Double updating online learning
 Journal of Machine Learning Research
"... In most kernel based online learning algorithms, when an incoming instance is misclassified, it will be added into the pool of support vectors and assigned with a weight, which often remains unchanged during the rest of the learning process. This is clearly insufficient since when a new support vect ..."
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Cited by 17 (10 self)
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In most kernel based online learning algorithms, when an incoming instance is misclassified, it will be added into the pool of support vectors and assigned with a weight, which often remains unchanged during the rest of the learning process. This is clearly insufficient since when a new support vector is added, we generally expect the weights of the other existing support vectors to be updated in order to reflect the influence of the added support vector. In this paper, we propose a new online learning method, termed Double Updating Online Learning, or DUOL for short, that explicitly addresses this problem. Instead of only assigning a fixed weight to the misclassified example received at the current trial, the proposed online learning algorithm also tries to update the weight for one of the existing support vectors. We show that the mistake bound can be improved by the proposed online learning method. We conduct an extensive set of empirical evaluations for both binary and multiclass online learning tasks. The experimental results show that the proposed technique is considerably more effective than the stateoftheart online learning algorithms. The source code is available to public at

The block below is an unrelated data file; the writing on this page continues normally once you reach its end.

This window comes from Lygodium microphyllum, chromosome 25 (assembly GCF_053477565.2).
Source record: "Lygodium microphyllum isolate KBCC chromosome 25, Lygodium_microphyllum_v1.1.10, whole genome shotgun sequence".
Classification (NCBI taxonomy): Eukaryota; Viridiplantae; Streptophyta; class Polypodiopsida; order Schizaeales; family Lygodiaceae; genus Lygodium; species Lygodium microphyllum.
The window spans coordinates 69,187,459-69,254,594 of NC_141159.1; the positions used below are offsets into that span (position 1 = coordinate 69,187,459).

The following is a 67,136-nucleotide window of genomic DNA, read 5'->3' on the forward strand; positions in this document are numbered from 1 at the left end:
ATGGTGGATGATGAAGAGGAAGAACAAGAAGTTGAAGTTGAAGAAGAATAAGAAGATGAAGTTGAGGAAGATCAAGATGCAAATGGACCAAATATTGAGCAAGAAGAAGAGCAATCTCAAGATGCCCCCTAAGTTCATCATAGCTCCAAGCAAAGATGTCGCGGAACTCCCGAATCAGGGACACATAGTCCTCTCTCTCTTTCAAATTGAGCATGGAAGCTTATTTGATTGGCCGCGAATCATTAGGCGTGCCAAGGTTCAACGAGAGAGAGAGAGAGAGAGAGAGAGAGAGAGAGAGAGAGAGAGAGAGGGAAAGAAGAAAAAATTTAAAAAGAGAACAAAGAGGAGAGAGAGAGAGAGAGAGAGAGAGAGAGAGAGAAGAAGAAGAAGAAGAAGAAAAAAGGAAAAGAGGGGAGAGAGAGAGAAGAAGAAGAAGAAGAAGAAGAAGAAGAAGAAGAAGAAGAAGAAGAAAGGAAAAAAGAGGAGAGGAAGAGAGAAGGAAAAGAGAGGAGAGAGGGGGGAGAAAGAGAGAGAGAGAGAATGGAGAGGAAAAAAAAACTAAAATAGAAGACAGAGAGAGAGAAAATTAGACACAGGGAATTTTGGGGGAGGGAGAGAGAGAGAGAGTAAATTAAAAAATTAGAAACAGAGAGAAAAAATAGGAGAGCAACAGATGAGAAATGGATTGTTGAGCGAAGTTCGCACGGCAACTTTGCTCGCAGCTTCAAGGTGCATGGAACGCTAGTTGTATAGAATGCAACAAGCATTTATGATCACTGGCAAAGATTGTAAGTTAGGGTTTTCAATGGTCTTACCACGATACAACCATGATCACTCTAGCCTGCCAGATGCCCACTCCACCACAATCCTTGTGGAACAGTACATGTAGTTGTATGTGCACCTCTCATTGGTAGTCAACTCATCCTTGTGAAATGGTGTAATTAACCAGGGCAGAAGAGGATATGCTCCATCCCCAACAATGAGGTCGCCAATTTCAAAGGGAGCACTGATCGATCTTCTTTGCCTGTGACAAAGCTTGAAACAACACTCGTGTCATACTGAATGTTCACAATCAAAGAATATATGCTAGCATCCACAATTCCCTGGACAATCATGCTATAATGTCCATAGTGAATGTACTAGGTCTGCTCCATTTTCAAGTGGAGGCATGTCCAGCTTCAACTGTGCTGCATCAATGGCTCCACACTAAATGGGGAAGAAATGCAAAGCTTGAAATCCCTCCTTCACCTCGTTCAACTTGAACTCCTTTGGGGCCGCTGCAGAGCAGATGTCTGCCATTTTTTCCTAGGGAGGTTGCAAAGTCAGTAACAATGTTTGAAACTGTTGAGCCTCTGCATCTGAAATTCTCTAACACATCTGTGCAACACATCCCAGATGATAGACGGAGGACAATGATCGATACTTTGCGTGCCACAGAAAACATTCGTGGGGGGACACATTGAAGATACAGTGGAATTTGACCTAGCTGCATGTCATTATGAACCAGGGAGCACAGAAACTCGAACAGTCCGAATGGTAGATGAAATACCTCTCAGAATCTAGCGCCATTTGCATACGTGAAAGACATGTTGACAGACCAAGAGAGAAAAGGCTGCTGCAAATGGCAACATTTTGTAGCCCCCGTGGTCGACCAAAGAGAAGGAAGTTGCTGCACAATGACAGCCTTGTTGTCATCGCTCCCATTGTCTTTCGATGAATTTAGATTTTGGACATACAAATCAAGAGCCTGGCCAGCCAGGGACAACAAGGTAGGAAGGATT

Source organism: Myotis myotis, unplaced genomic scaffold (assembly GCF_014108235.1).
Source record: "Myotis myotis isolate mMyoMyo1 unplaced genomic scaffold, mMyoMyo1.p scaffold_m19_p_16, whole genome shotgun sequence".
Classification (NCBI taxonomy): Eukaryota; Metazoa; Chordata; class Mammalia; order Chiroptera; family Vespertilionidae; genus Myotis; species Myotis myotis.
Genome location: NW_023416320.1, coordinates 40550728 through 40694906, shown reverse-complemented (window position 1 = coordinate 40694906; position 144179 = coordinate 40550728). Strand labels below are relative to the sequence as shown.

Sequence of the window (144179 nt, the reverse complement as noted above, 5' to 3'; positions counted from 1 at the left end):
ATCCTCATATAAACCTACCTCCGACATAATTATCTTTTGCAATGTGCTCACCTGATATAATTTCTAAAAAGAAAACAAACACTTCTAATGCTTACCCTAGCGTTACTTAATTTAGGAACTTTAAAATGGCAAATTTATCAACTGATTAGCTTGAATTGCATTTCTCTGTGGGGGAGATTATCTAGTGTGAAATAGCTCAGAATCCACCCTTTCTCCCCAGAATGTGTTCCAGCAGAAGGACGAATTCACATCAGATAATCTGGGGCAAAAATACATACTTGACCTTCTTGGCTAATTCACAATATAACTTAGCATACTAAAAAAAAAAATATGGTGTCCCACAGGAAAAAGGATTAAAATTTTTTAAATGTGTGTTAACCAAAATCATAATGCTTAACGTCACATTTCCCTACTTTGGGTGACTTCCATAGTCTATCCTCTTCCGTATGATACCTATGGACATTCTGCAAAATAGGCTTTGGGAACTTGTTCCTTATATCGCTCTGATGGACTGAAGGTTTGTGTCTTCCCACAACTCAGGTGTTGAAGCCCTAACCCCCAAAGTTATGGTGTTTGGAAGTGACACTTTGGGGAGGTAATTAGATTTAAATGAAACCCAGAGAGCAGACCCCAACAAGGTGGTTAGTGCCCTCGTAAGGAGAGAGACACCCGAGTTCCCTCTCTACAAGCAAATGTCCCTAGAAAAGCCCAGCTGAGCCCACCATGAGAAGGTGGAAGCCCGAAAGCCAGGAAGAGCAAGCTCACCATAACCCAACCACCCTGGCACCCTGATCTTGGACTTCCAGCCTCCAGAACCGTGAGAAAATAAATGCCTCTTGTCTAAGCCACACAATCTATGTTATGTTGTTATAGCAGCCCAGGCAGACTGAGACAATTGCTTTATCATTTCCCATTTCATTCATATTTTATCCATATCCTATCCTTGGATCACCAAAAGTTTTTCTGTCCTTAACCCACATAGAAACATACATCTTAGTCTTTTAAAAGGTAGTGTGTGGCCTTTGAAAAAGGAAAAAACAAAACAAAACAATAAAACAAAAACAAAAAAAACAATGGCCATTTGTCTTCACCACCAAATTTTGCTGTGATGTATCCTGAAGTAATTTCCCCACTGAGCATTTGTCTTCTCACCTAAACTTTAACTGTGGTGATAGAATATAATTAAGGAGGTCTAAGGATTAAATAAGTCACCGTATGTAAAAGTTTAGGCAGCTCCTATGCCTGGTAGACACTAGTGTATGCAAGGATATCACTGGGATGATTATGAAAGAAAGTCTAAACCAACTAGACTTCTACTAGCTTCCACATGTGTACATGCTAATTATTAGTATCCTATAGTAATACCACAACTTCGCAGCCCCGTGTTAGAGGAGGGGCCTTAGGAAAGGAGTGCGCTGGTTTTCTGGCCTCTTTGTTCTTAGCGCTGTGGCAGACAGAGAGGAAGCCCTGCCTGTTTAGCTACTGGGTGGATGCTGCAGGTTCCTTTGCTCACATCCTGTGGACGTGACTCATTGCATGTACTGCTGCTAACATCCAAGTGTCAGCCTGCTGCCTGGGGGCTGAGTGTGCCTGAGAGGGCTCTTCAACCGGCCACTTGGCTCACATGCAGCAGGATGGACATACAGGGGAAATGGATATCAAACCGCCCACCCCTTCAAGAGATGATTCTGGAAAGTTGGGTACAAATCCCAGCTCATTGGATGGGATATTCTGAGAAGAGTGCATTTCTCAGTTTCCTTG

Optimized cutting plane algorithm for largescale risk minimization
, 2009
"... We have developed an optimized cutting plane algorithm (OCA) for solving largescale risk minimization problems. We prove that the number of iterations OCA requires to converge to a ε precise solution is approximately linear in the sample size. We also derive OCAS, an OCAbased linear binary Support ..."
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Cited by 15 (1 self)
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We have developed an optimized cutting plane algorithm (OCA) for solving largescale risk minimization problems. We prove that the number of iterations OCA requires to converge to a ε precise solution is approximately linear in the sample size. We also derive OCAS, an OCAbased linear binary Support Vector Machine (SVM) solver, and OCAM, a linear multiclass SVM solver. In an extensive empirical evaluation we show that OCAS outperforms current stateoftheart SVM solvers like SVMlight, SVMperf and BMRM, achieving speedup factor more than 1,200 over SVMlight on some data sets and speedup factor of 29 over SVMperf, while obtaining the same precise support vector solution. OCAS, even in the early optimization steps, often shows faster convergence than the currently prevailing approximative methods in this domain, SGD and Pegasos. In addition, our proposed linear multiclass SVM solver, OCAM, achieves speedups of factor of up to 10 compared to SVMmulti−class. Finally, we use OCAS and OCAM in two realworld applications, the problem of human acceptor splice site detection and malware detection. Effectively parallelizing OCAS, we achieve stateoftheart results on an acceptor splice site recognition problem only by being able to learn from all the available 50 million examples in a 12milliondimensional feature space. Source code, data sets and scripts to reproduce the experiments are available at
L.: Sequence labelling SVMs trained in one pass
 8 Extracting DrugDrug Interaction
, 2008
"... Abstract. This paper proposes an online solver of the dual formulation of support vector machines for structured output spaces. We apply it to sequence labelling using the exact and greedy inference schemes. In both cases, the persequence training time is the same as a perceptron based on the same ..."